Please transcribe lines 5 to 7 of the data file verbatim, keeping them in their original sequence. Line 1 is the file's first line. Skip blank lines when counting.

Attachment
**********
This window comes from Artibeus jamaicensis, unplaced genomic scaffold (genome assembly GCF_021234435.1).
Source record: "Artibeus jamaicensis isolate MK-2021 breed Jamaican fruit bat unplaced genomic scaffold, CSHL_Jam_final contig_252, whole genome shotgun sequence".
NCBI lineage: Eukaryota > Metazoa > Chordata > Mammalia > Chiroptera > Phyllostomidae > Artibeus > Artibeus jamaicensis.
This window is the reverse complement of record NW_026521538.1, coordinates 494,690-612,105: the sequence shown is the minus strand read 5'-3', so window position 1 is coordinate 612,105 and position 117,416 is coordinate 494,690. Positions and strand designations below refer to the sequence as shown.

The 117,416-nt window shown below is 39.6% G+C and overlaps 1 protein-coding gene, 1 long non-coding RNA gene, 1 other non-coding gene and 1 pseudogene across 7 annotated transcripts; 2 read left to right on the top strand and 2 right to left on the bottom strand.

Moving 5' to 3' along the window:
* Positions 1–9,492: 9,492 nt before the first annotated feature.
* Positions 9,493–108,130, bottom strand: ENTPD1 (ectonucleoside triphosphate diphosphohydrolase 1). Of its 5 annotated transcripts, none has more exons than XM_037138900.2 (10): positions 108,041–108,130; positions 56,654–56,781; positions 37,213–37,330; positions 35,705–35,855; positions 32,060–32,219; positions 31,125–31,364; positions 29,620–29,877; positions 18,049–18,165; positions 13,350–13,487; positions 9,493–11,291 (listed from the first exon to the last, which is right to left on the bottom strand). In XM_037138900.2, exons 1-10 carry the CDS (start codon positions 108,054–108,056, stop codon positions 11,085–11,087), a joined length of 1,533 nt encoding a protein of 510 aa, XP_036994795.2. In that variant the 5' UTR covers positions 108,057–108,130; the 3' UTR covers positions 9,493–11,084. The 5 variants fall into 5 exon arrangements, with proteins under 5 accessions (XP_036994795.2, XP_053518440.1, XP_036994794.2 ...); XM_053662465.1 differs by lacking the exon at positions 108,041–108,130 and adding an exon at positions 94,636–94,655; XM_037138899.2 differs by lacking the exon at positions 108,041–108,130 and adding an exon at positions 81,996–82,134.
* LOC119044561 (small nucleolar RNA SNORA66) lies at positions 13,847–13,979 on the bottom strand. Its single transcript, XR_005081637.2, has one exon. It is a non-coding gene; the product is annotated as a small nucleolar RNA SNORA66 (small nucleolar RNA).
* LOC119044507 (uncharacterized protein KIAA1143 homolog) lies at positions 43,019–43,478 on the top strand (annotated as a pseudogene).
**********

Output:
The 117,416-nt window shown below is 39.6% G+C and overlaps 1 protein-coding gene, 1 long non-coding RNA gene, 1 other non-coding gene and 1 pseudogene across 7 annotated transcripts; 2 read left to right on the top strand and 2 right to left on the bottom strand.

Moving 5' to 3' along the window:
* Positions 1–9,492: 9,492 nt before the first annotated feature.